• Radio stations
• Other bands and artists
• Music fans
• Spotify curators (or the curators on the service or your choice)
• And finally, your own playlist (you do have one, don’t you?)
Key #5: Make your pitch
Make sure that the playlist owner is well aware of you before you begin your pitch. You’ll be taken much more seriously if you’re recognized as a supporter rather than someone just cold-calling. Send a personally crafted email to the playlist owner or curator. Make it brief and to the point and tell them why you think your song is perfect for their list. Be as specific as you can and avoid being long-winded. If a curator has a submission policy, make sure that you follow it to the letter or chances are your submission won’t even be read.
Remember that some curators for the larger lists make their playlist selections in a fairly closed environment, so they don’t allow pitches and will usually make that clear in their submission policy. If that’s the case, it’s best to respect their guidelines and not hassle them. You’ll need to get on other some other playlists first before before you’ll get noticed.
Yes, There’s Such A Thing As Playlist Promotion
Not surprisingly, pay-to-play has come to the digital age as a new form of payola that now attempts to influence what consumers listen to. Playlist promotion, or “playola,” has become a big part of the promotional campaigns for many managers and labels.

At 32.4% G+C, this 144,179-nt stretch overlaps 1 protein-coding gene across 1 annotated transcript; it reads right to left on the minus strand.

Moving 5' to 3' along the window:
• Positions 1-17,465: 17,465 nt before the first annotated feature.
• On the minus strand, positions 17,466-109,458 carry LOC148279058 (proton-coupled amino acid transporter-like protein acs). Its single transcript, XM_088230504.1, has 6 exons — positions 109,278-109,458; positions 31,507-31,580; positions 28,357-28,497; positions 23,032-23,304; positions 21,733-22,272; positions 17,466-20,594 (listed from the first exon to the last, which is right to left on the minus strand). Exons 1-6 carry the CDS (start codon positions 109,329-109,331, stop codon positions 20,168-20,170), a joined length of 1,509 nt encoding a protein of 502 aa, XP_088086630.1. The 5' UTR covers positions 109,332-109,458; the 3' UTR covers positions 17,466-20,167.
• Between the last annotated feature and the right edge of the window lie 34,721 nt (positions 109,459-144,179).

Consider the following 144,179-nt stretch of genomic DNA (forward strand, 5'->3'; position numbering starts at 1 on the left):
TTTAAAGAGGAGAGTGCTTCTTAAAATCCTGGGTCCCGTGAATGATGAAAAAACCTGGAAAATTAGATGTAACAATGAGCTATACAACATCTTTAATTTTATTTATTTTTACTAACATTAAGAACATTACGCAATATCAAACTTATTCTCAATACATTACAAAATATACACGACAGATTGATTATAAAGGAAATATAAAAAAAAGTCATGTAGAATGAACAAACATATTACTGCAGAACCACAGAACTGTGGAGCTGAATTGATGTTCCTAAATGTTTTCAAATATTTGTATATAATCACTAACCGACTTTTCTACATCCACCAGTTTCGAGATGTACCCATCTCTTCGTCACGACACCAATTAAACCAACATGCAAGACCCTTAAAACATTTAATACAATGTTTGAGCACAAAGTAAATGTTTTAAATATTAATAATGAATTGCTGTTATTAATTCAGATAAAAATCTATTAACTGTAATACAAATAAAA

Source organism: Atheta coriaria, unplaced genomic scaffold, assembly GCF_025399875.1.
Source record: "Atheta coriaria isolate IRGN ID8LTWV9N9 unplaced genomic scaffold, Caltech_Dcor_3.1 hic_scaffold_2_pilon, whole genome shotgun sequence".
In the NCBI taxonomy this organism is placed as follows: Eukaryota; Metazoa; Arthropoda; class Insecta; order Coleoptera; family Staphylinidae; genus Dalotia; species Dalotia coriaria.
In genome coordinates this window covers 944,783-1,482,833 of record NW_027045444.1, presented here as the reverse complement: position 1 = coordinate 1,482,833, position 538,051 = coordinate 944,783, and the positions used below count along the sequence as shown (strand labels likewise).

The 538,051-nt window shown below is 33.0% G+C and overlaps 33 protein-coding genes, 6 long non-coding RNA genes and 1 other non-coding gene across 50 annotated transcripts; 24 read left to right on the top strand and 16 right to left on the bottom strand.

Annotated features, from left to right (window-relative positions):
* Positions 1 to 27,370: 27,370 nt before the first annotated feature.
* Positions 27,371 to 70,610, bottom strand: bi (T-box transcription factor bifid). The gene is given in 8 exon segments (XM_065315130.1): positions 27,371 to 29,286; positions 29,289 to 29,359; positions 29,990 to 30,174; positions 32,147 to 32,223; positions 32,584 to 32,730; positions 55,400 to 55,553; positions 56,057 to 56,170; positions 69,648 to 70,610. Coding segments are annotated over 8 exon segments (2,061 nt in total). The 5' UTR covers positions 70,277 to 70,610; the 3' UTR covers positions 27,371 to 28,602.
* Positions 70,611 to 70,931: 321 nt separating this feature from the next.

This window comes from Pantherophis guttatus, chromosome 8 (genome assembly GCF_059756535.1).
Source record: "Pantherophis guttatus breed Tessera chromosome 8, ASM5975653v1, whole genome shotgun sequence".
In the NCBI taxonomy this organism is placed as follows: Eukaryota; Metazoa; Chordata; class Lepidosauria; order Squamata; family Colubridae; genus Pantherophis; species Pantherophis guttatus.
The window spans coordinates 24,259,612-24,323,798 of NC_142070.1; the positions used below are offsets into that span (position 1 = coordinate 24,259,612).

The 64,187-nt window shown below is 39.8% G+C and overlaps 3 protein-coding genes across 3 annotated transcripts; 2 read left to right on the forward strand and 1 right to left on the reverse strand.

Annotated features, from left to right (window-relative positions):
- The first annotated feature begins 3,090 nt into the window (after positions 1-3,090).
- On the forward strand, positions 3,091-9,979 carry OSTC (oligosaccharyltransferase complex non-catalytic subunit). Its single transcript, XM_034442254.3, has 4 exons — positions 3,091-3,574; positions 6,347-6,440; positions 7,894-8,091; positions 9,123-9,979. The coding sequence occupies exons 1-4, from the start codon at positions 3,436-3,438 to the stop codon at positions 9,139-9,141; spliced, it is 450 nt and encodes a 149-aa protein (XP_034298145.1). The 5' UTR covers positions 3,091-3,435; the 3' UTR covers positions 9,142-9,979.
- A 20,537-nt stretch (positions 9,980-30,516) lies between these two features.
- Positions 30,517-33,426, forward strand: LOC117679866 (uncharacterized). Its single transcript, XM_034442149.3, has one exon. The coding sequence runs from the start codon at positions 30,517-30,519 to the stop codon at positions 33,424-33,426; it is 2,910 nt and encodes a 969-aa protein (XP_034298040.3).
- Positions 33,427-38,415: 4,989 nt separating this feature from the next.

Prices for playlist promotion can be as little as $100 to a small blogger with a modest following, to as much as $10,000 for a six-week campaign for a major playlist owner. A quick Google search will turn up dozens of promotion companies that specialize in trying to get your songs placed on playlists everywhere.
Just like in the old days of radio promotion, competition is now fierce for these playlist spots, so don’t be surprised if the prices continue to rise and placements harder to buy.
Just a few years ago, playlist promotion wasn’t even on the radar for most artists or bands, and that meant that there was far less competition for playlist slots. That said, record labels and managers were already ahead of the curve in that they were actively campaigning for the highest profile spots for their artists. Now that most of the music industry is aware of the importance of these lists, they’re getting tougher and tougher to crack, but it’s certainly not impossible. Follow the 5 keys above and you’ll have a great chance of finding a playlist slot, but remember, it’s all for naught if your song doesn’t rock.
BOBBY OWSINSKI is a producer/engineer and one of the best selling authors in the music industry with 23 books that are now staples in audio recording, music, and music business programs in colleges around the world, including the Social Media Promotion For Musicians, The Mixing Engineer’s Handbook, Music 4.1 Internet Music Guidebook, and more. Visit his music production blog at bobbyowsinskiblog.com, his Music 3.0 music industry blog at music3point0.com, his Forbes blog at forbes.com/sites/bobbyowsinski/, his podcast at bobbyoinnercircle.com, and his website at bobbyowsinski.com.